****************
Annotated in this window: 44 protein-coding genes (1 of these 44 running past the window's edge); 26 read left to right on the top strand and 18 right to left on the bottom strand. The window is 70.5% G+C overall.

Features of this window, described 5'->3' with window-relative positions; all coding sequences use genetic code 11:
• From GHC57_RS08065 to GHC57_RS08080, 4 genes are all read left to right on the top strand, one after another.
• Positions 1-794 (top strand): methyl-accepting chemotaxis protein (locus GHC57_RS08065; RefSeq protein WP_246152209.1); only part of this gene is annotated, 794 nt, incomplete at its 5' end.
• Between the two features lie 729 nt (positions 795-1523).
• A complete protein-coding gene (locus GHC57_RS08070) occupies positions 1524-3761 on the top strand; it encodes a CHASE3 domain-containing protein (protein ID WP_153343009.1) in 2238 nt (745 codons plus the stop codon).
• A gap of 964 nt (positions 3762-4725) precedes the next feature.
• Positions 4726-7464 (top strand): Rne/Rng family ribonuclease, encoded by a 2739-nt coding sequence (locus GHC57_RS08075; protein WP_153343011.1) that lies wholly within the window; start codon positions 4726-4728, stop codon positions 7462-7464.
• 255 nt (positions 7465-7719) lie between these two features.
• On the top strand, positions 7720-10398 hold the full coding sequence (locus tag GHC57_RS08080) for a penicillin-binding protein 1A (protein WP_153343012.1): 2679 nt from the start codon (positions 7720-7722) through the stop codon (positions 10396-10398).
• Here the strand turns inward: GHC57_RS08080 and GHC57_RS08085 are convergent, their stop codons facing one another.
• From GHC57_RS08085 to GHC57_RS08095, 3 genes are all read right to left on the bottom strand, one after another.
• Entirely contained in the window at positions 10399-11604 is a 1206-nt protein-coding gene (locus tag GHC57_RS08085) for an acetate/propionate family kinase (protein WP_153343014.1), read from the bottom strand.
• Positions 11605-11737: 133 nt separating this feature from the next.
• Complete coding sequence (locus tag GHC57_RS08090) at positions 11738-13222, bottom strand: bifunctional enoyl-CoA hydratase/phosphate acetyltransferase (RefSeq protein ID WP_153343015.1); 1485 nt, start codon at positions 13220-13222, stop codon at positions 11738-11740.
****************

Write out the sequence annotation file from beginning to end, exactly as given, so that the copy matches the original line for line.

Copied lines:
Annotated in this window: 44 protein-coding genes (1 of these 44 running past the window's edge); 26 read left to right on the top strand and 18 right to left on the bottom strand. The window is 70.5% G+C overall.

Features of this window, described 5'->3' with window-relative positions; all coding sequences use genetic code 11:
• From GHC57_RS08065 to GHC57_RS08080, 4 genes are all read left to right on the top strand, one after another.
• Positions 1-794 (top strand): methyl-accepting chemotaxis protein (locus GHC57_RS08065; RefSeq protein WP_246152209.1); only part of this gene is annotated, 794 nt, incomplete at its 5' end.
• Between the two features lie 729 nt (positions 795-1523).
• A complete protein-coding gene (locus GHC57_RS08070) occupies positions 1524-3761 on the top strand; it encodes a CHASE3 domain-containing protein (protein ID WP_153343009.1) in 2238 nt (745 codons plus the stop codon).
• A gap of 964 nt (positions 3762-4725) precedes the next feature.
• Positions 4726-7464 (top strand): Rne/Rng family ribonuclease, encoded by a 2739-nt coding sequence (locus GHC57_RS08075; protein WP_153343011.1) that lies wholly within the window; start codon positions 4726-4728, stop codon positions 7462-7464.
• 255 nt (positions 7465-7719) lie between these two features.
• On the top strand, positions 7720-10398 hold the full coding sequence (locus tag GHC57_RS08080) for a penicillin-binding protein 1A (protein WP_153343012.1): 2679 nt from the start codon (positions 7720-7722) through the stop codon (positions 10396-10398).
• Here the strand turns inward: GHC57_RS08080 and GHC57_RS08085 are convergent, their stop codons facing one another.
• From GHC57_RS08085 to GHC57_RS08095, 3 genes are all read right to left on the bottom strand, one after another.
• Entirely contained in the window at positions 10399-11604 is a 1206-nt protein-coding gene (locus tag GHC57_RS08085) for an acetate/propionate family kinase (protein WP_153343014.1), read from the bottom strand.
• Positions 11605-11737: 133 nt separating this feature from the next.
• Complete coding sequence (locus tag GHC57_RS08090) at positions 11738-13222, bottom strand: bifunctional enoyl-CoA hydratase/phosphate acetyltransferase (RefSeq protein ID WP_153343015.1); 1485 nt, start codon at positions 13220-13222, stop codon at positions 11738-11740.